A controversial bill providing the framework and federal authority for private consortia to mine valuable minerals on the ocean floor was passed by the House yesterday.

The bill, which passed by a 312-to-80 vote, would give the federal government authority to regulate ocean mining, set environmental standards and require that some portion of the shipping involved go to U.S. ships.

Although it took exception to some parts, the Carter administration generally supported the bill in the hope that it would bring some pressure on the deadlocked U.N. Law of the Sea talks, set to reconvene Aug. 21 in New York.

The ocean floor contains mineral resources, in the form of nodules of manganese, copper, cobalt and nickel, estimated to be worth up to $3 trillion.

The Law of the Sea conference, made up of 150 nations, is an attempt to set down in international law how those resources, mostly in international waters, are to be developed, and their benefits divided and distributed. The conference works from the principle that the oceans are beyong national jurisdictions and the resources are "the common heritage of mankind.

Accordingly, it is attempting to decide how to set up a fund to distribute some of the revenues from the mining to THIRD World countries.

But the talks have broken down, largely on the roles that private industries and industralized nations would have.

The United States and other industrialized countries want a system that would guarantee financing so developing countries could start enterprises to compete with corporations from industrialized nations. The developing countries want a single seabed authority controlling the operations, largely to the exclusion of private companies.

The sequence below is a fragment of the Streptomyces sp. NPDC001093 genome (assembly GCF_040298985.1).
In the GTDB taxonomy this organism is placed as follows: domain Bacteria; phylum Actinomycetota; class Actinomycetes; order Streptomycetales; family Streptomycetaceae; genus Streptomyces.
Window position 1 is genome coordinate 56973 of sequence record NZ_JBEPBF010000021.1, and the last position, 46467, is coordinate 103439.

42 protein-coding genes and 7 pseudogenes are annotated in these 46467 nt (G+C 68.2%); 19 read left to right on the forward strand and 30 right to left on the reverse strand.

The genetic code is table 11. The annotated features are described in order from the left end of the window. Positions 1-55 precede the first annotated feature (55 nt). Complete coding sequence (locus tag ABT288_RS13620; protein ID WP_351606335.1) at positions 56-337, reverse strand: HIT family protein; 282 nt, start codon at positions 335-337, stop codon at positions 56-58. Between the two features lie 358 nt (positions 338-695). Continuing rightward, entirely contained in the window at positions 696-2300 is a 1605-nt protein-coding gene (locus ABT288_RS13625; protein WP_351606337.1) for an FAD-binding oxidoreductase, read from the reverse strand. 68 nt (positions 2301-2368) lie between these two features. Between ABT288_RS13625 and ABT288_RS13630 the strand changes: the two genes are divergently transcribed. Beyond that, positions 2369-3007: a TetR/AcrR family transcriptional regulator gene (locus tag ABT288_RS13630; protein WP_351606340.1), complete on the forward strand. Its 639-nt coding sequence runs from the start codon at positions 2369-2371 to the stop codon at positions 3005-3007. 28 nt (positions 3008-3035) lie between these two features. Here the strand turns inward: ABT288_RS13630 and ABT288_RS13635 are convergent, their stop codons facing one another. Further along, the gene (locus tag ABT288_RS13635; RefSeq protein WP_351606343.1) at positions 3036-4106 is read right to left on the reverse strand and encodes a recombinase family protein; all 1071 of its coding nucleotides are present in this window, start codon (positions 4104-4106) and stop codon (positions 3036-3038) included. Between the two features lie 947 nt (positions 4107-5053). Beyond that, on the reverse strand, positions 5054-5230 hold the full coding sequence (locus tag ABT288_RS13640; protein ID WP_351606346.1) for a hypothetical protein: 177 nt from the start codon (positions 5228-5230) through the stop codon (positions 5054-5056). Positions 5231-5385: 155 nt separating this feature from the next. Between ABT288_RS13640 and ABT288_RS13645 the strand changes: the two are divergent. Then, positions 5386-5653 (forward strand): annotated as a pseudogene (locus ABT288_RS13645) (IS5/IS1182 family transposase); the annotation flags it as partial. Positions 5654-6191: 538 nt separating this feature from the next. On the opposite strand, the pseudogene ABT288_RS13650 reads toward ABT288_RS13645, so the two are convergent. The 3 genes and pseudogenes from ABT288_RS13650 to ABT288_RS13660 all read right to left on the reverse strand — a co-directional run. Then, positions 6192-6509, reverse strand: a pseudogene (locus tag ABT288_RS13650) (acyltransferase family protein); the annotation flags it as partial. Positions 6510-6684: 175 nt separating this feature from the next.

The United States now hopes that showing that this country intends to start licensing mining companies, with or without an agreement, will pressure the conference out of he impasse.

Currently, U.S. mining companies, partners in four international consortia, are the only ones with the technology capable of recovering and processing the minerals.

The American companies, including U.S. Steel, Sun Oil, Amoco Mineral and Lockheed, want federal backing and protection for the expensive investment - estimated at between $500 million and $700 million.

But how much protection is a question. The companies originally sought and got from the House Merchant Marine Committee millions of dollars worth of guarantees on their investment. But the House Interior Committee, which along with the International Relations and Ways and Means committees handled the bill, knocked out the investment guarantees.

However, a bill reporter by the Senate Energy Committee, still has investment guarantees in it. That bill has to go to to the Senate Commerce Committee before coming to the floor.

The House bill, which makes clear it is only an interim measure until a international treaty is signed, tells U.S. negotiators to try to get treaty provisions that would allow companies who have started mining to "continue their operations under substantially the same terms, conditions and restrictions." The Treasury Department feels even this language provides an opening for multi-million-dollar claims against the United States.

The bill gives the federal government licensing and permit authority, prescribes environmental standards and also sets up a revenue sharing fund to be turned over to the international agency when a treaty is signed.

The Ways and 'Means Committee provided for an excise tax equivalent to three-fourths of one percent of the fair market value of the minerals. Efforts by Rep. Fortney H. (Pete) Stark (D-Calif.), to raise that tax to 10 percent of gross proceeds failed by an 8-to-18 vote.

By a 214-to-184 vote, the House decided that hotly contested jurisdiction over seabed mining belonged to the Commerce Department rather than the Interior Department, a move deplored by environmentalists.

House liberals argued there should be no bill at all.

Rep. Berkley Bedell (D-Iowa) argued the bill is licensing companies to "take minerals that are not ours to take."

Opponents argue that the bill jeopardizes the conference and makes the situation worse. It could also put the United States in the position of having to defend the companies if a fight developed and could encourage other countries to make irresponsible claims to the ocean floor.

Rep. Ron Dellums (D-Calif.) called it a "horrible piece of legislation that reflects our arrogance in international arenas. How can you arise with a straight face and say we don't own or have soveriegnty over the sea, but can rip you off anyway?" Dellums called it a license to "rape and plunder."